College's E.Coli research also featured nationally
OLYMPIA – In a week where cutting-edge E.Coli research based at The Evergreen State College has been featured by regional and national media, funding from a National Science Foundation grant will award $100,000 in scholarships per academic year to students studying science at the college.
The funding, announced this week, will allow Evergreen to award the need-based scholarships each academic year through 2011 – averaging about 20 students per year.
The NSF grant program – Scholarships in Science, Technology, Engineering and Mathematics – also provides the college with funding to provide additional academic and student support services for science students.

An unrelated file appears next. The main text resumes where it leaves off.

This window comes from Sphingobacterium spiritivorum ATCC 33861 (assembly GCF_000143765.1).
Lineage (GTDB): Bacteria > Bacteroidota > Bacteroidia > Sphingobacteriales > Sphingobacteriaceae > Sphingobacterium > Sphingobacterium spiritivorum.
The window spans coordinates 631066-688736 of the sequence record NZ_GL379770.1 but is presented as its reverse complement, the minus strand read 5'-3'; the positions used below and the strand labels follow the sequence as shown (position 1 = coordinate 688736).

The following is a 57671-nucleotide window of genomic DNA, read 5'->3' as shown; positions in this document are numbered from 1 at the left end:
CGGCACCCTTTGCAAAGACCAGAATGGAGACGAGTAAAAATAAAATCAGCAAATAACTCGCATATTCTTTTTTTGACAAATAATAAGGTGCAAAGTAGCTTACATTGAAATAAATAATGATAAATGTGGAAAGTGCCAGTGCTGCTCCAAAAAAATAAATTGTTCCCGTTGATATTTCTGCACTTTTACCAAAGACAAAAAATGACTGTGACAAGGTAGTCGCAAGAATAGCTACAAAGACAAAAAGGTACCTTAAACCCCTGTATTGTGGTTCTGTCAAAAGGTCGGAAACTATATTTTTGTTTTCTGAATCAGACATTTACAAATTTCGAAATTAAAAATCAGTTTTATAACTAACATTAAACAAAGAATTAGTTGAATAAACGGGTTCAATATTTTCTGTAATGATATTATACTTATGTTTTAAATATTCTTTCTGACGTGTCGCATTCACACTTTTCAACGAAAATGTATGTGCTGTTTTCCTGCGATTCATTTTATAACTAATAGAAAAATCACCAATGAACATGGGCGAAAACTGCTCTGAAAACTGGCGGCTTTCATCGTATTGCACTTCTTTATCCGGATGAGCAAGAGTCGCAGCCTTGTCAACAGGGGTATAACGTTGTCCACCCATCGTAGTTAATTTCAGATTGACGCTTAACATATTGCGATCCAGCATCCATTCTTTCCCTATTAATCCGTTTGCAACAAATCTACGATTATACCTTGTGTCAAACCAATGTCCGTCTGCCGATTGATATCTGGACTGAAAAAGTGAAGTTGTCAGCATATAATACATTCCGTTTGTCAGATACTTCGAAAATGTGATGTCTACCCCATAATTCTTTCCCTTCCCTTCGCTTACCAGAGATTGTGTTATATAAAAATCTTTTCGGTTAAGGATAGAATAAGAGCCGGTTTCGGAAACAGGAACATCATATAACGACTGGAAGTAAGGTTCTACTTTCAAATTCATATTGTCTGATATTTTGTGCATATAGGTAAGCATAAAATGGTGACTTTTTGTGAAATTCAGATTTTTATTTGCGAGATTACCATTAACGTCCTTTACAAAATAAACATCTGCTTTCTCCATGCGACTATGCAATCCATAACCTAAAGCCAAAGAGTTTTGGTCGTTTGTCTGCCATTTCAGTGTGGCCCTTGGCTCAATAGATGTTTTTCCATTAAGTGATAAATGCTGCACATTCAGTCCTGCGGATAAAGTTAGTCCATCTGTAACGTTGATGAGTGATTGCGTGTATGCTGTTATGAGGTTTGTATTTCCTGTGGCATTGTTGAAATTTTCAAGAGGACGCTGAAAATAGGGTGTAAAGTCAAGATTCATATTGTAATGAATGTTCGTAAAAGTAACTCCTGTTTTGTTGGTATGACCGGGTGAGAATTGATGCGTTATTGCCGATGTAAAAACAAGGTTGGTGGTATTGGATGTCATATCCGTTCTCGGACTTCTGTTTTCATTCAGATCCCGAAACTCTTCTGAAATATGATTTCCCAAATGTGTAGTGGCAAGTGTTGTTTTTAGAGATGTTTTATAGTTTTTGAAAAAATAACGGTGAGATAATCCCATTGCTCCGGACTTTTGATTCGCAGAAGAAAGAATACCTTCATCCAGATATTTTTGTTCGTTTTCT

Dr. Paula Schofield, a chemistry professor at Evergreen, who leads the project as principal investigator, says that the award will help more students finish college.
“This grant enables students who are financially needy and show academic potential the unique opportunity to study interdisciplinary laboratory sciences at The Evergreen State College, without incurring the financial burden associated with going to college,” Schofield said.
Earlier in the week, Evergreen’s Phage Laboratory was featured around the nation for their breakthrough – harmlessly killing E.Coli at its natural source: inside the animals that harbor it.
Evergreen and the NSF both place a high priority on bringing more underrepresented students into the scholarship program’s disciplines.